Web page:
As researchers delve into this world, they’re uncovering some surprises—like the unusual nitrogen cycles caused by homeowners raking up leaves in the fall, or the fast-growing urban trees. (BU ecologist Lucy Hutyra isn’t sure this is such a good thing: “Trees may be growing faster, but they could be dying faster,” she points out.) They are also, gingerly, suggesting that this gives us a new way to think about the future of cities. Living systems don’t just exist: They evolve, responding to changes in the rules that govern their existence. And as we try to design more sustainable cities for the future, understanding the full picture of urban ecosystems just might give us a smarter way to shape them.
While the study of urban ecology is old hat to regular PSM readers, Humphries’s piece is a great overview of the field, covering some genuinely interesting research.
A report scheduled to be released Tuesday about preparing Boston for climate change suggests that building canals through the Back Bay neighborhood would help it withstand water levels that could rise as much as 7 feet by 2100. Some roads and public alleys, such as Clarendon Street, could be turned into narrow waterways, the report suggests, allowing the neighborhood to absorb the rising sea with clever engineering projects that double as public amenities.
Christopher Mims, writing at the Wall Street Journal about cousins Elon Musk, CEO of Tesla, and Lyndon Rive, CEO of SolarCity:
Mr. Musk’s Tesla makes cars, but it also—in the not too distant future—will make batteries. Lots of them. Tesla is building a $5 billion “gigafactory” in Nevada for batteries. A factory so large that it will, says Mr. Musk, be larger than the whole of Earth’s current capacity for manufacturing lithium-ion batteries. Most such batteries currently go into phones, tablets, laptops and other mobile devices.
At the conference Wednesday, Mr. Musk disclosed that a portion of the gigafactory’s capacity will be set aside for building “grid-scale storage.”
In other words, Tesla is going to continue its tradition of manufacturing battery packs for SolarCity, only on a much grander scale.
After years of everyone growing comfortable with a global population of 9.5 billion, a new study claims we’ll fly right past that. Damian Carrington, reporting for the Guardian:
The work overturns 20 years of consensus that global population, and the stresses it brings, will peak by 2050 at about 9bn people. “The previous projections said this problem was going to go away so it took the focus off the population issue,” said Prof Adrian Raftery, at the University of Washington, who led the international research team. “There is now a strong argument that population should return to the top of the international agenda. Population is the driver of just about everything else and rapid population growth can exacerbate all kinds of challenges.” Lack of healthcare, poverty, pollution and rising unrest and crime are all problems linked to booming populations, he said.
So what changed? Our assumptions about the rate of population growth in Africa. Fertility rates there fell in the 1980s, but the trend hasn’t continued as many expected. And, more darkly, HIV/AIDS hasn’t claimed as many lives there as once projected. Combined, sub-Saharan Africa will hit 5 billion, according to this new study.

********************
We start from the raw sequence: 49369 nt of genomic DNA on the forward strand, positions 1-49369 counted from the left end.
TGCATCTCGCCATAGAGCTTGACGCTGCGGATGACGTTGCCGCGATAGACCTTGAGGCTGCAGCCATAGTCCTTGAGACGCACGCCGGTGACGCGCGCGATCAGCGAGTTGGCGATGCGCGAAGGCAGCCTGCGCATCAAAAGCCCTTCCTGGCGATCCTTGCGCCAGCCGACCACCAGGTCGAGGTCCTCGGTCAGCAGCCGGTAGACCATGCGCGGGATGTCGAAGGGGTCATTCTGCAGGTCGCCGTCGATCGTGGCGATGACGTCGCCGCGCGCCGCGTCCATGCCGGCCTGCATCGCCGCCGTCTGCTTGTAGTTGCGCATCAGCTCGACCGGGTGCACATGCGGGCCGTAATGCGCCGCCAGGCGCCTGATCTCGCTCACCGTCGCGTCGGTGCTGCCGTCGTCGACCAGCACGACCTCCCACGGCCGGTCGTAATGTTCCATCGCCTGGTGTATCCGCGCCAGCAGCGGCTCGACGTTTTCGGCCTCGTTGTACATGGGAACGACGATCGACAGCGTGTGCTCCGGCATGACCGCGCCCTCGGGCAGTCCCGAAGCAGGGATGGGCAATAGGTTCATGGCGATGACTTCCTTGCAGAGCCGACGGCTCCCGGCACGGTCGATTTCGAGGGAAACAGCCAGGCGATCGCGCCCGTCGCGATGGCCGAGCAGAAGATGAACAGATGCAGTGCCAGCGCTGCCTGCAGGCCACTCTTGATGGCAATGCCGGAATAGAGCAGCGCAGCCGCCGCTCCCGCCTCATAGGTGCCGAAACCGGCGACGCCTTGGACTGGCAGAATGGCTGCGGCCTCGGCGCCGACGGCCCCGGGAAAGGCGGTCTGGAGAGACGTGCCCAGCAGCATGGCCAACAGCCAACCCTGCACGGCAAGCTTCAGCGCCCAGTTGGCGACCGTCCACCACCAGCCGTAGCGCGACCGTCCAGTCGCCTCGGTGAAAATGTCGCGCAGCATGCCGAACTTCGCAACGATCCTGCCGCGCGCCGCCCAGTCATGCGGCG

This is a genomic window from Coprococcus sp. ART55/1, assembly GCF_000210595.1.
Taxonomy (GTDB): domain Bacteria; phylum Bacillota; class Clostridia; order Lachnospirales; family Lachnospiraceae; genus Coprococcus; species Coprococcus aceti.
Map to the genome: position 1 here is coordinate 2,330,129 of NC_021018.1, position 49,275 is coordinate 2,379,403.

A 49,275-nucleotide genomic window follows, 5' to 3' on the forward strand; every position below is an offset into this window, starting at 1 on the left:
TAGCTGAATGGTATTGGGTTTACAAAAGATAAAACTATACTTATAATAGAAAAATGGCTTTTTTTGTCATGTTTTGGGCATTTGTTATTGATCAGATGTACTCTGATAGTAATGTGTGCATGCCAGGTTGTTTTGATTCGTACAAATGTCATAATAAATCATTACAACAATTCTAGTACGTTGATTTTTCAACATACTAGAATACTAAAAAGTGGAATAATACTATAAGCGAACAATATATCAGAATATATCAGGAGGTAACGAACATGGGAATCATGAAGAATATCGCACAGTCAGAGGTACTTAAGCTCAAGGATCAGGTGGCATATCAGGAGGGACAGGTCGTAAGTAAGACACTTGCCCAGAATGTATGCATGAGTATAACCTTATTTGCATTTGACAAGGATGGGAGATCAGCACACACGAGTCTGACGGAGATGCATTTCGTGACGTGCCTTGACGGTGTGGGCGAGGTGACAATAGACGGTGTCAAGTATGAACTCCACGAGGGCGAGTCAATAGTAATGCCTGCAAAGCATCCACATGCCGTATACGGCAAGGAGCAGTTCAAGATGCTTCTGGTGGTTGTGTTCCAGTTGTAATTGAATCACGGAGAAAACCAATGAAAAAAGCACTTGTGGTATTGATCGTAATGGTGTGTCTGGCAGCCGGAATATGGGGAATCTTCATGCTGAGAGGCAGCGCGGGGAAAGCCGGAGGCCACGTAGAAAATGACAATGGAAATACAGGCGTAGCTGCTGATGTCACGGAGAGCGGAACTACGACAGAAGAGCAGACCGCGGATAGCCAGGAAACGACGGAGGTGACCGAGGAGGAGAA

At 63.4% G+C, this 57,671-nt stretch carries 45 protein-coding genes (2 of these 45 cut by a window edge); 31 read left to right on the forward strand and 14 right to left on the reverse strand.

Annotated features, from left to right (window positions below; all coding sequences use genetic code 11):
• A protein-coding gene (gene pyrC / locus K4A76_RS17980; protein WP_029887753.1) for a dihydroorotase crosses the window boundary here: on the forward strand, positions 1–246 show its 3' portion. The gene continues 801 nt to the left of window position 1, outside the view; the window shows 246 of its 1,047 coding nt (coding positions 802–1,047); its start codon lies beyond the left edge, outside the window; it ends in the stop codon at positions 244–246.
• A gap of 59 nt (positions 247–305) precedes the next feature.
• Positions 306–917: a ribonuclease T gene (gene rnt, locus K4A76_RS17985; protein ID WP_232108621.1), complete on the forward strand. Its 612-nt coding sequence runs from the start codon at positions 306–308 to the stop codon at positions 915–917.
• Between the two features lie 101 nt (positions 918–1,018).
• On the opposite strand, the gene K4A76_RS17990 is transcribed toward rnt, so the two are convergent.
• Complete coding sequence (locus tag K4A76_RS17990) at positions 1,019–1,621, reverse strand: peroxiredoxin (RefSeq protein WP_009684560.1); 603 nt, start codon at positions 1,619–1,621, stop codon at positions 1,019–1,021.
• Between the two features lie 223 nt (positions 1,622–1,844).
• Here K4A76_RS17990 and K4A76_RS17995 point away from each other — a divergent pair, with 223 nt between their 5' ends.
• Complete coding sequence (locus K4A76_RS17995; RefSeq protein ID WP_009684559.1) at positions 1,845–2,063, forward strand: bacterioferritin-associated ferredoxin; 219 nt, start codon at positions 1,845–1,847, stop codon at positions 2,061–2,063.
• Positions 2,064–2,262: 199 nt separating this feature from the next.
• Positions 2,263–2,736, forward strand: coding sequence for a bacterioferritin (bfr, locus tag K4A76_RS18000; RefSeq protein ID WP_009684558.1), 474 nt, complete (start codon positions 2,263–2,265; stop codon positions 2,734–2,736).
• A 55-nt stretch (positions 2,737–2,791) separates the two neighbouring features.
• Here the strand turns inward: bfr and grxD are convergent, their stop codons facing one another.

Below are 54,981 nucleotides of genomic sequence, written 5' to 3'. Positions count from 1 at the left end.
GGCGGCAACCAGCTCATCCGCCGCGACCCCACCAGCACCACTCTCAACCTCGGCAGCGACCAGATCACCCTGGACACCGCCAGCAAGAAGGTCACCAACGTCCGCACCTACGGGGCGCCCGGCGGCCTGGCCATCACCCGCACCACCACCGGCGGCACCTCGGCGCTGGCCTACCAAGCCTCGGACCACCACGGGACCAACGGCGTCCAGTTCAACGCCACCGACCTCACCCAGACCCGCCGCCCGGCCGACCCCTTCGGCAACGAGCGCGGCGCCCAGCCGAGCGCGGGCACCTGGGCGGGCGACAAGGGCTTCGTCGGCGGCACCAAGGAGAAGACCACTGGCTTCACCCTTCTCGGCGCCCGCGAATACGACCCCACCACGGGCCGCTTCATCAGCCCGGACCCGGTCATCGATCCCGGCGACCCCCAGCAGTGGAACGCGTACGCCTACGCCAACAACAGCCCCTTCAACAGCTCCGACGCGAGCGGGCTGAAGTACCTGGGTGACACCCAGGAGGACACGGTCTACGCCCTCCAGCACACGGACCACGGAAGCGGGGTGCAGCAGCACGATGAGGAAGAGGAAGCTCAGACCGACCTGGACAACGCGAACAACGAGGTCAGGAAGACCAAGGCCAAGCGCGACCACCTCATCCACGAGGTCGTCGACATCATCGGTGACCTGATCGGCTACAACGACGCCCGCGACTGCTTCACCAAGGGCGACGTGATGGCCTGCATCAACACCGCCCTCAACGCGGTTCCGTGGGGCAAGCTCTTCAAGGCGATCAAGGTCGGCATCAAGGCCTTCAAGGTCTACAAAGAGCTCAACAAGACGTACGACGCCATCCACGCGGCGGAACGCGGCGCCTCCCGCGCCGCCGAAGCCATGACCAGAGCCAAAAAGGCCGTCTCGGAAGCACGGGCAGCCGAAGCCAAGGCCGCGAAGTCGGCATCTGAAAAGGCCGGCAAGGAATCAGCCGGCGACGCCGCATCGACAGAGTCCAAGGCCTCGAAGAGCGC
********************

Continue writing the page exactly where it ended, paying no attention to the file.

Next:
But the situation could change dramatically if education and access to contraceptives improves. (Women who attain higher levels of education tend to have fewer children; contraceptives, well, the effect is obvious.) If couples had on average 0.5 fewer children, the world population could drop to 6 billion, a number last seen in 1999. But 0.5 more per couple and it could spike to over 16 billion.
At least 150 major companies worldwide — including ExxonMobil, Google, Microsoft and 26 others in the United States — are already making business plans that assume they will be taxed on their carbon pollution, a report out today says.
It seems like national governments will be the last ones to act.
A global commission will announce its finding on Tuesday that an ambitious series of measures to limit emissions would cost $4 trillion or so over the next 15 years, an increase of roughly 5 percent over the amount that would likely be spent anyway on new power plants, transit systems and other infrastructure.
When the secondary benefits of greener policies — like lower fuel costs, fewer premature deaths from air pollution and reduced medical bills — are taken into account, the changes might wind up saving money, according to the findings of the group, the Global Commission on the Economy and Climate.
We know approximately where most of the CO2 in the atmosphere comes from—developed and more advanced developing nations. But beyond that, things have been less certain. Now, though, NASA, NOAA, and a collection of universities have developed a map using satellite data that more precisely pinpoints where emissions originate.
Sam Weber and Saskia De Melker, reporting for PBS Newshour:
“The whole idea of an agrarian calendar makes it sound like it was an unthinking decision but the current school year was really a conscious creation,” said Gold, who is the author of “School’s In: The History of Summer Education in American Public Schools.”
Urban schools had a very different school schedule, but also included summer. School was essentially open year round, but was not mandatory, and children came when they could. In 1842, New York City schools were open 248 days a year, dramatically more than the 180 or so that they are open today.
In the days before air conditioning, schools and entire cities could be sweltering places during the hot summer months. Wealthy and eventually middle-class urbanites also usually made plans to flee the city’s heat, making those months the logical time in cities to suspend school.